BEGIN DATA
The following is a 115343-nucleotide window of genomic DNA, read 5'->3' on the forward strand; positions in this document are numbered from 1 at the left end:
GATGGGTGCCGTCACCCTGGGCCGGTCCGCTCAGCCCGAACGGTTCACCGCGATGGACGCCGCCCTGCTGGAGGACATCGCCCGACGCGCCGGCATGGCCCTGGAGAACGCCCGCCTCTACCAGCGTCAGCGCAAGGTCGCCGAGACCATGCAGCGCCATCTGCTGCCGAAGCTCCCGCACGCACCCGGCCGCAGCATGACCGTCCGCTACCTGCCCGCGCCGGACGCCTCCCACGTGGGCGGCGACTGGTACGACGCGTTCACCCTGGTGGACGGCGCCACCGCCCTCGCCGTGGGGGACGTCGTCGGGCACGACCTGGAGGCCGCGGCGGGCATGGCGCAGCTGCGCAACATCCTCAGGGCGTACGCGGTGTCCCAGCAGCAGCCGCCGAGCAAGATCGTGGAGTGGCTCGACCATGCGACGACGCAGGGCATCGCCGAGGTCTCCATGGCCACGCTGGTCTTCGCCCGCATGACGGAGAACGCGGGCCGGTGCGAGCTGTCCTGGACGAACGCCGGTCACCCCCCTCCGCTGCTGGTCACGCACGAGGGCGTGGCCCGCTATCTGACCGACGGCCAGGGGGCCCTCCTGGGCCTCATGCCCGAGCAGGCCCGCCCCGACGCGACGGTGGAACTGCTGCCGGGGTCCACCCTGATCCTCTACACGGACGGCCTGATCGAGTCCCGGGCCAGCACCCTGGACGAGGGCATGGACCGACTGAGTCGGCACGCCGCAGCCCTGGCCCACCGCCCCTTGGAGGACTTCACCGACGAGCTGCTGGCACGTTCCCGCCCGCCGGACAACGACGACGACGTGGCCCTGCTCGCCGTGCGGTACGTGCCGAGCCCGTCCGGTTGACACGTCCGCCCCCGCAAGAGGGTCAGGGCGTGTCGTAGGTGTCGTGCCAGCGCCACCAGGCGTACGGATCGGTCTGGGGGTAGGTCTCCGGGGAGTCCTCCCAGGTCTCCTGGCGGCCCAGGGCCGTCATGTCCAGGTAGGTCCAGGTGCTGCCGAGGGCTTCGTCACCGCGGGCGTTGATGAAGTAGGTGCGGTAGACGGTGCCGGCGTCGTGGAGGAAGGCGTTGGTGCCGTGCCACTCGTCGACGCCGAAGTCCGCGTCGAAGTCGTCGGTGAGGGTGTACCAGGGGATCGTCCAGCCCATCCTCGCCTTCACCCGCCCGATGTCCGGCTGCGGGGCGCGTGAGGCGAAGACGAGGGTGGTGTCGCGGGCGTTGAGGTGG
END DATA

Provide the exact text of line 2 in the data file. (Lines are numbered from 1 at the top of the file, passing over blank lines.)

GATGGGTGCCGTCACCCTGGGCCGGTCCGCTCAGCCCGAACGGTTCACCGCGATGGACGCCGCCCTGCTGGAGGACATCGCCCGACGCGCCGGCATGGCCCTGGAGAACGCCCGCCTCTACCAGCGTCAGCGCAAGGTCGCCGAGACCATGCAGCGCCATCTGCTGCCGAAGCTCCCGCACGCACCCGGCCGCAGCATGACCGTCCGCTACCTGCCCGCGCCGGACGCCTCCCACGTGGGCGGCGACTGGTACGACGCGTTCACCCTGGTGGACGGCGCCACCGCCCTCGCCGTGGGGGACGTCGTCGGGCACGACCTGGAGGCCGCGGCGGGCATGGCGCAGCTGCGCAACATCCTCAGGGCGTACGCGGTGTCCCAGCAGCAGCCGCCGAGCAAGATCGTGGAGTGGCTCGACCATGCGACGACGCAGGGCATCGCCGAGGTCTCCATGGCCACGCTGGTCTTCGCCCGCATGACGGAGAACGCGGGCCGGTGCGAGCTGTCCTGGACGAACGCCGGTCACCCCCCTCCGCTGCTGGTCACGCACGAGGGCGTGGCCCGCTATCTGACCGACGGCCAGGGGGCCCTCCTGGGCCTCATGCCCGAGCAGGCCCGCCCCGACGCGACGGTGGAACTGCTGCCGGGGTCCACCCTGATCCTCTACACGGACGGCCTGATCGAGTCCCGGGCCAGCACCCTGGACGAGGGCATGGACCGACTGAGTCGGCACGCCGCAGCCCTGGCCCACCGCCCCTTGGAGGACTTCACCGACGAGCTGCTGGCACGTTCCCGCCCGCCGGACAACGACGACGACGTGGCCCTGCTCGCCGTGCGGTACGTGCCGAGCCCGTCCGGTTGACACGTCCGCCCCCGCAAGAGGGTCAGGGCGTGTCGTAGGTGTCGTGCCAGCGCCACCAGGCGTACGGATCGGTCTGGGGGTAGGTCTCCGGGGAGTCCTCCCAGGTCTCCTGGCGGCCCAGGGCCGTCATGTCCAGGTAGGTCCAGGTGCTGCCGAGGGCTTCGTCACCGCGGGCGTTGATGAAGTAGGTGCGGTAGACGGTGCCGGCGTCGTGGAGGAAGGCGTTGGTGCCGTGCCACTCGTCGACGCCGAAGTCCGCGTCGAAGTCGTCGGTGAGGGTGTACCAGGGGATCGTCCAGCCCATCCTCGCCTTCACCCGCCCGATGTCCGGCTGCGGGGCGCGTGAGGCGAAGACGAGGGTGGTGTCGCGGGCGTTGAGGTGG